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4/13/2007 12:28:26 AM
Quantum dot lasers -- 1 dot makes all the difference

Physicists at the National Institute of Standards and Technology (NIST) and Stanford and Northwestern Universities have built micrometer-sized solid-state lasers in which a single quantum dot can play a dominant role in the device’s performance. Correctly tuned, these microlasers switch on at energies in the sub-microwatt range. These highly efficient optical devices could one day produce the ultimate low-power laser for telecommunications, optical computing and optical standards.

How small can a laser get? The typical laser has a vast number of emitters—electronic transitions in an extended crystal, for example—confined within an optical cavity. Light trapped and reflecting back and forth in the cavity triggers the cascade of coherent, laser light. But about a decade ago, researchers made the first quantum dot laser. Quantum dots are nanoscale regions in a crystal structure that can trap electrons and “holes,” the charge carriers that transport current in a semiconductor. When a trapped electron-hole pair recombines, light of a specific frequency is emitted. Quantum-dot lasers have attracted attention as possible embedded communications devices not only for their small size, but because they switch on with far less power then even the solid-state lasers used in DVD players.

In recent experiments, the NIST-Stanford-Northwestern team made “microdisk” lasers by layering indium arsenide on top of gallium arsenide. The mismatch between the different-sized atomic lattices forms indium arsenide islands, about 25 nanometers across, that act as quantum dots. The physicists then etched out disks, 1.8 micrometers across and containing about 130 quantum dots, sitting atop gallium arsenide pillars.

The disks are sized to create a “whispering gallery” effect in which infrared light at about 900 nanometers circulates around the disk’s rim. That resonant region contains about 60 quantum dots, and can act as a laser. It can be stimulated by using light at a non-resonant frequency to trigger emission of light. But the quantum dots are not all identical. Variations from one dot to another mean that their emission frequencies are slightly different, and also change slightly with temperature as they expand or contract. At any one time, the researchers report, at most one quantum dot—and quite possibly none—has its characteristic frequency matching that of the optical resonance.

Nevertheless, as they varied a disk’s temperature from less than 10K to 50K, the researchers always observed laser emission, although they needed to supply different amounts of energy to turn it on. At all temperatures, they say, some quantum dots have frequencies close enough to the disk’s resonance that laser action will happen. But at certain temperatures, the frequency of a single dot coincided exactly with the disk’s resonance, and laser emission then needed only the smallest stimulation. It’s not quite a single-dot laser, but it’s a case where one quantum dot effectively runs the show.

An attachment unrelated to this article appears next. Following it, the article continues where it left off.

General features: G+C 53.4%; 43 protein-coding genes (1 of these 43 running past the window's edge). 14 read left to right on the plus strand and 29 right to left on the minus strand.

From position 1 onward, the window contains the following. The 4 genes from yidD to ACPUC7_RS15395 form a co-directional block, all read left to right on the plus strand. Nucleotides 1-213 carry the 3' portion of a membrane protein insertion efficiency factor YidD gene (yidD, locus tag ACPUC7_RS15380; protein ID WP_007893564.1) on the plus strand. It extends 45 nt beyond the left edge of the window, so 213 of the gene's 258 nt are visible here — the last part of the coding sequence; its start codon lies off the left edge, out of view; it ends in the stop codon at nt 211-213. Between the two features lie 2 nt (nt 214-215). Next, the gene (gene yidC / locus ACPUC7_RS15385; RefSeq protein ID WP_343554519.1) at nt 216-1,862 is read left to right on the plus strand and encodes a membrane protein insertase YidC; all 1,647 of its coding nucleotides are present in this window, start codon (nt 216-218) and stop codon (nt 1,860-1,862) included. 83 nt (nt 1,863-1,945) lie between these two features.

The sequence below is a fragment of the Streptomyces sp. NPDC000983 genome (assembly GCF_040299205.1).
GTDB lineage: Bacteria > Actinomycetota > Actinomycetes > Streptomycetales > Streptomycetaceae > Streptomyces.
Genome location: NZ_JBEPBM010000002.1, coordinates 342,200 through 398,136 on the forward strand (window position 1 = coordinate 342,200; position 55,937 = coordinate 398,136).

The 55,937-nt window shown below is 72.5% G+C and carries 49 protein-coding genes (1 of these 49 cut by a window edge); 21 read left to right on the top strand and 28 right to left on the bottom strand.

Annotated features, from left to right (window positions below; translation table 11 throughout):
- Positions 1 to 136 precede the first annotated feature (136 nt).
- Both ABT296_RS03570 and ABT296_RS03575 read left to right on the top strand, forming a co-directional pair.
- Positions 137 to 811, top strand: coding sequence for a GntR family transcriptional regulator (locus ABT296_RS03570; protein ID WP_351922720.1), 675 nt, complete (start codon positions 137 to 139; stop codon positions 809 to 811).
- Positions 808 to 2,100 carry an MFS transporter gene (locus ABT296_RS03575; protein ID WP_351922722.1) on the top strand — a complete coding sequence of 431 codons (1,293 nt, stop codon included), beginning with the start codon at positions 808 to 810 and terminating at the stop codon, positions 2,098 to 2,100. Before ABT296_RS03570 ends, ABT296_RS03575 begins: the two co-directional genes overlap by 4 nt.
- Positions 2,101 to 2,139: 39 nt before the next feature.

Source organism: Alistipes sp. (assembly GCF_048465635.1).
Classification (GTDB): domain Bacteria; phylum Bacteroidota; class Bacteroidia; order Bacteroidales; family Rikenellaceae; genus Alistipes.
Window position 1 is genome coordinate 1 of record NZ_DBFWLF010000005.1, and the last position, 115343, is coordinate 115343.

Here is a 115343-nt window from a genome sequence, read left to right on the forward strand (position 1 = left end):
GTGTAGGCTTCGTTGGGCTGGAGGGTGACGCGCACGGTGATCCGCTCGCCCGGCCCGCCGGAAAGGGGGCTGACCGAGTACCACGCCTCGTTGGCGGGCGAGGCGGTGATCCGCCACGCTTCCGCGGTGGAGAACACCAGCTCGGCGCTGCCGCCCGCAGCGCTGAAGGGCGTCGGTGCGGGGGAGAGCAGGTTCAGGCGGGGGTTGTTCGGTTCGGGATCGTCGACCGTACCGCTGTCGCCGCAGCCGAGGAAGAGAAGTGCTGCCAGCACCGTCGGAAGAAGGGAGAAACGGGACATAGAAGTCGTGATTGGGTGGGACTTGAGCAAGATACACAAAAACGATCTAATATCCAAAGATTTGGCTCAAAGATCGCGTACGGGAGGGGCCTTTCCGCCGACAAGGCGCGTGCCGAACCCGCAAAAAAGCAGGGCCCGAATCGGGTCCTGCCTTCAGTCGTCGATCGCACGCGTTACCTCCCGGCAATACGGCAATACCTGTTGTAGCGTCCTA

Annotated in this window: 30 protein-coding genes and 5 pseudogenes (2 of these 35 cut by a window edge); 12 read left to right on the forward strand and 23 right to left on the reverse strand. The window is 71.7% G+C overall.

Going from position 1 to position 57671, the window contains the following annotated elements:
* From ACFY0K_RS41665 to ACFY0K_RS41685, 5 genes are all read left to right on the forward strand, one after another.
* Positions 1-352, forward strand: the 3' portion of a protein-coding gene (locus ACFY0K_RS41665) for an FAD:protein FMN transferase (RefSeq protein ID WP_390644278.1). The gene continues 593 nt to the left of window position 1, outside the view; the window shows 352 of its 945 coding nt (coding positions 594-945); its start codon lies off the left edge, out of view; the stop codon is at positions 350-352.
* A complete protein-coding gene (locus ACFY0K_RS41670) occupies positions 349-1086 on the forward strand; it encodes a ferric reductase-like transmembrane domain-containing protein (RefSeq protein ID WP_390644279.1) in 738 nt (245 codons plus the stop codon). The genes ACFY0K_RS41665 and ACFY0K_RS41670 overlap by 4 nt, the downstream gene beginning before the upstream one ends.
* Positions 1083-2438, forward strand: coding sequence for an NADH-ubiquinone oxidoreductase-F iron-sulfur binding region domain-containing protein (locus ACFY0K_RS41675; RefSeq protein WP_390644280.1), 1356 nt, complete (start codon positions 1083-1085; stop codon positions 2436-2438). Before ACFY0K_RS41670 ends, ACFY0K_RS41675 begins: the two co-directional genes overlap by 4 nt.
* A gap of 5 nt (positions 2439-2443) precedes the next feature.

Other Headlines from National Institute of Standards and Technology ...
 - Microreactors: Small Scale Chemistry Could Lead to Big Improvements for Biodegradable Polymers
 - The First Non-Trivial Atom Circuit: Progress towards an Atom SQUID
 - Getting the Point: Real-Time Monitoring of Atomic-Microscope Probes Adjusts for Wear
 - Charge It: Neutral Atoms Made to Act Like Electrically Charged Particles
 - First Demonstration of 'Spin-Orbit Coupling' in Ultracold Atomic Gases

Other Headlines from Northwestern University ...
 - Northwestern University Purchases NanoInk's NLP 2000 Desktop NanoFabrication System
 - New Switching Device Could Help Build Ultrafast Quantum Internet
 - Tiny Gems Take Big Step in Battling Cancer
 - Method prints nanostructures using hard, sharp 'pen' tips floating on soft polymer springs
 - Nanowires Exhibit Giant Piezoelectricity

Other Headlines from Stanford University ...
 - Nanopillars yield more precise molecular photography
 - Stanford researchers use river water and salty ocean water to generate electricity
 - New Stanford Nano Center provides state-of-the-art equipment for research at the smallest of scales
 - Stanford scientists see the solar future, and it's all about 'nanodomes' and 'plasmonics'
 - Semiconductor Research Corporation and Stanford Develop Unique Combination of Elements for Thermal Nanotape That Transforms Packaging Applications

More Quantum dots Headlines ...
 - Nanostart-holding Nanosys Unlocks Full Colour LCD Viewing Experience with Nanotechnology
 - Pairing Quantum Dots with Fullerenes for Nanoscale Photovoltaics
 - New Kid on the Plasmonic Block: Berkeley Lab Researchers Find Plasmonic Resonances in Semiconductor Nanocrystals
 - Size Matters: Smaller Particles Could Make Solar Panels More Efficient
 - $2 million in Stimulus Funding Supports Purchase of Two Mass Spectrometers for Health and Environmental Research


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